The design is raised slightly off the ground with cantilevered edges at floor level. This gives the home a posture that appears to crouch on or float above, rather that sitting on the landscape. Time would tell how that cantilever would work out.

Outdoor spaces

Luke’s design provides for a summer deck (under the eastern overhang), as well as a winter island deck further north to catch the winter sun. Kate was intrigued with that idea.

Green light

After the presentation of concepts, we quickly gave Luke the green light to proceed to detailed design, and then had to wait to see it all take shape on computer.

The next major milestone down the track was design review panel. So during February and March 2019 there was extensive back and forward between us and Luke and Bohemia, as details were given expression, and arrangements tweaked. It seemed like about every week or two we’d get a new iteration on the design PDF, which would be met with much anticipation.

Passive House

At the first design presentation, Luke put to us that it would be good to make this a certified Passive House (PH). We were comfortable with PH concepts, although we hadn’t seriously considered it for ouselves. Now that it was on the table, Luke convinced us that PH would make a big difference to the comfort and efficiency.

We learned that Luke had tried one other PH project – a renovation in Melbourne. That was for the award-winning Passive Butterfly house in Armadale. The owner of Passive Butterfly, Cameron Munro, kindly agreed to lets us come and see. Their project was very different, being a renovation. But many of the key elements and approach would be the same if we went PH.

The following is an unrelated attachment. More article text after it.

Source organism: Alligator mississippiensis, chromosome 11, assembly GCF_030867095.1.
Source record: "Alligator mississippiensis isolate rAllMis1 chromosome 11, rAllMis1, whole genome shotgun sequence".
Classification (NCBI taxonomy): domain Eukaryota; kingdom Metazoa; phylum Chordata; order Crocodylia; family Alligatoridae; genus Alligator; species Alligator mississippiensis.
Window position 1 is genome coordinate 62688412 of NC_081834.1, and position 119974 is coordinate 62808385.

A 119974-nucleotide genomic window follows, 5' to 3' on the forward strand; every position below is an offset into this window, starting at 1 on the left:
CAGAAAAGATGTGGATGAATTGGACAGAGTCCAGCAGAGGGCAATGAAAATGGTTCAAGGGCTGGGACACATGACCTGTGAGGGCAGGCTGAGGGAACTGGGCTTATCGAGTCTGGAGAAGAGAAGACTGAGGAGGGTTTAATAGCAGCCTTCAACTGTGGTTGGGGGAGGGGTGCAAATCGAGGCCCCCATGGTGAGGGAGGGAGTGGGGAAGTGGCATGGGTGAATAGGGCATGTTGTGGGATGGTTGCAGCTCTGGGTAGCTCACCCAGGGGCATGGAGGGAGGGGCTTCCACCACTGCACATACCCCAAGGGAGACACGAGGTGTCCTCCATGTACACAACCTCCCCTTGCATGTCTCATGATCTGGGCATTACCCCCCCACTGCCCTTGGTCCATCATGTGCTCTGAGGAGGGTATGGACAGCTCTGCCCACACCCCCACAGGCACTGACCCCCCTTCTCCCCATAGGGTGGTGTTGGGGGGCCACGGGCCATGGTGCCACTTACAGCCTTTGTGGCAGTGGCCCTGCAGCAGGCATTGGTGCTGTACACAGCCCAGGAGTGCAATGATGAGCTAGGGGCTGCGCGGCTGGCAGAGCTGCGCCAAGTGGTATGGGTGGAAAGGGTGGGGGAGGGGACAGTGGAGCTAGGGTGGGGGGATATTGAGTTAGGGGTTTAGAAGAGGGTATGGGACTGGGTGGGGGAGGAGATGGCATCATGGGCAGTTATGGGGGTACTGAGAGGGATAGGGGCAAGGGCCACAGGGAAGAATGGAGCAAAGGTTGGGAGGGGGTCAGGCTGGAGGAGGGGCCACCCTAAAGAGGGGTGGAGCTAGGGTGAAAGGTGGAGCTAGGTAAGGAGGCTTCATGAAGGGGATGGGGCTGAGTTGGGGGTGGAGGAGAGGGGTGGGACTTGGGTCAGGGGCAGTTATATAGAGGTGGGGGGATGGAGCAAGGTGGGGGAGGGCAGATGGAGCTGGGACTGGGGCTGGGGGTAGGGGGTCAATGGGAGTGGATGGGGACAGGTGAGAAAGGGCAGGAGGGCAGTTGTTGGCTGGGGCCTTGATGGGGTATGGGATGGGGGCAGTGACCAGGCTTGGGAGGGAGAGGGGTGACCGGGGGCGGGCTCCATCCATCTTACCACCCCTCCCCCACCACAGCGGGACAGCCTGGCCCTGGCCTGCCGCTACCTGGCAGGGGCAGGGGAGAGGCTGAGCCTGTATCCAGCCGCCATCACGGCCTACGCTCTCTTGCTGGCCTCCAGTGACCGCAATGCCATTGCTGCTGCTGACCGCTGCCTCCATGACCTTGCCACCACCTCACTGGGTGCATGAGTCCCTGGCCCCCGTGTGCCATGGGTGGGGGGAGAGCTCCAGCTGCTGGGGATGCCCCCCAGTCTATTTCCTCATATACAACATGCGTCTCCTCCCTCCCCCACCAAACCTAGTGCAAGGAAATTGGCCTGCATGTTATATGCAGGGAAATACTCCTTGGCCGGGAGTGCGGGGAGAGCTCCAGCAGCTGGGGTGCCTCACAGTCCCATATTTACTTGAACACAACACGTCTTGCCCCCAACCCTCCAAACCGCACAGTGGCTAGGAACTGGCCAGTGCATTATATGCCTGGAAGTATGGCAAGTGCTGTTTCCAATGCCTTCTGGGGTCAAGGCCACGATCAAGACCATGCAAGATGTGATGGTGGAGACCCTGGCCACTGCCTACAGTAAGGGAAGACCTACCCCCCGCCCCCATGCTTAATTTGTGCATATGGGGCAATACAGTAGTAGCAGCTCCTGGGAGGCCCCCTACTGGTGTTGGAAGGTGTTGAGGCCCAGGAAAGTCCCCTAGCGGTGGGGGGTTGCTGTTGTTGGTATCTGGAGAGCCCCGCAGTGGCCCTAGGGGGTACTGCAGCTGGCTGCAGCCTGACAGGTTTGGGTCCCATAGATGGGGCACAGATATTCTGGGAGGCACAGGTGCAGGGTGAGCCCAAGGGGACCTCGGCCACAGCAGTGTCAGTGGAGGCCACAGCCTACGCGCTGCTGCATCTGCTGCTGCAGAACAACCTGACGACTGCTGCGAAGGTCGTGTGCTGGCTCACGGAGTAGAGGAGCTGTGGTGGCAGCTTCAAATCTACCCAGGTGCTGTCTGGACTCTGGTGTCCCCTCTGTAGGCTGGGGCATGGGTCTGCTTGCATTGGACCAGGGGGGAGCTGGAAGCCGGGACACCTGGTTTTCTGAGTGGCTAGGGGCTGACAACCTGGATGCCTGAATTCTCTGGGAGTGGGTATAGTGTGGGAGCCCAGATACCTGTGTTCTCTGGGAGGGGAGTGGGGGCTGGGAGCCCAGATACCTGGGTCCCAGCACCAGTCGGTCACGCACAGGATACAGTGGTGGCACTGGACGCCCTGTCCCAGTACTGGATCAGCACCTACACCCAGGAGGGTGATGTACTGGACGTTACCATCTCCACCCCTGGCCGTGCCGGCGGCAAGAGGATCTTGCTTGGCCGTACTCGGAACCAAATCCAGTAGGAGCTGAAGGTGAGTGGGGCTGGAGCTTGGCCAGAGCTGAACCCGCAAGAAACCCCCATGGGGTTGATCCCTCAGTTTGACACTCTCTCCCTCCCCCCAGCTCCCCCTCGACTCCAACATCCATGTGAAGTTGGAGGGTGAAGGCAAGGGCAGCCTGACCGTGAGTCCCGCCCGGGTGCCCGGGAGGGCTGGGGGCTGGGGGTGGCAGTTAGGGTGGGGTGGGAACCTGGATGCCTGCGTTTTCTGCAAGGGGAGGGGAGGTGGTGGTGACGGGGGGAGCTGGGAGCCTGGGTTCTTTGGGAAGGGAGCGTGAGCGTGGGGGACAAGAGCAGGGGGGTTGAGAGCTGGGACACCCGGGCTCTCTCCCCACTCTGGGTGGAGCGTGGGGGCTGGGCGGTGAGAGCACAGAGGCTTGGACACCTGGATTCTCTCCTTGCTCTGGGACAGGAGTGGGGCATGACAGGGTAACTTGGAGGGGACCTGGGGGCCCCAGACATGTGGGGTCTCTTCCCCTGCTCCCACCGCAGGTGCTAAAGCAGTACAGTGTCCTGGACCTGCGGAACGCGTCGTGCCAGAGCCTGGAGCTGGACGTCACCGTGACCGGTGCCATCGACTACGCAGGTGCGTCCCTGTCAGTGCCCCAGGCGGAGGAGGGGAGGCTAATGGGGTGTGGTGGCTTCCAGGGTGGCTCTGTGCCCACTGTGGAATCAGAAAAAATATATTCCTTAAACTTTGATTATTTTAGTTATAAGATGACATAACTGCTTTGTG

We liked what we saw and agreed tentatively for our design to aim to be a certified Passive House.

Cameron’s home (‘Passive Butterfly’) has been open on Sustainable House Day in past years. If you get an opportunity, go and see it.


A big decision with any high-performance home is the windows. We considered many different configurations and makers. It became clear pretty early on that to get a good star rating we were going to need to go with triple glazed. This is because of the amount of south-facing glazing.

There are various window-frame systems. The two main candidates for us were UPVC and timber. For UPVC we liked the look of Ultimate Windows’ ‘Legend’ windows. For timber we liked the look of the aluminium-faced timber frames from both Logikhaus (European-made) and Paarhammer (Australian-made).

All these windows give U values very close to one. This is about three times better (i.e. lower U value) than regular double-glazed windows, and six-times better than common single-glazed windows.

Energy rating

Luke engaged the services of a certified energy rater (‘thermal performance assessor’) – Eoghan Doherty. After agreeing on the levels of insulation, and with a bit of back and forward, the interim star rating came in at 8.1, where 7.5 is the minimum acceptable rating for homes at The Cape.

I say ‘interim’ star rating because the final star rating needs to be issued only on the final construction drawings. We were a long way off getting the building permit.

For reasons that I’ll discuss separately, I think the house will perform a better than this initial star rating would suggest.

Design Review

We submitted the design for review in late February to Adam Dettrick. Adam is the architect retained by the developers to lead the design review process (he’s also behind the Mindil design, mentioned in Pt2). There was some contention about floor levels and potential for overlooking of the neighbours. After some negotiation and compromise, we finally got the DRP go-ahead on 28 May.

A thing of beauty

We are extremely happy with the design. On the affordability vs beauty trade off, I think beauty is winning. At this point we have an approved design, but no real idea what it will cost, and no builder on board. That comes next.

Render: view from street looking north east. © eme design
Render: looking south east. © eme design
Render: looking north west. © eme design
Render: lounge and dining. © eme design
Render: kitchen. © eme design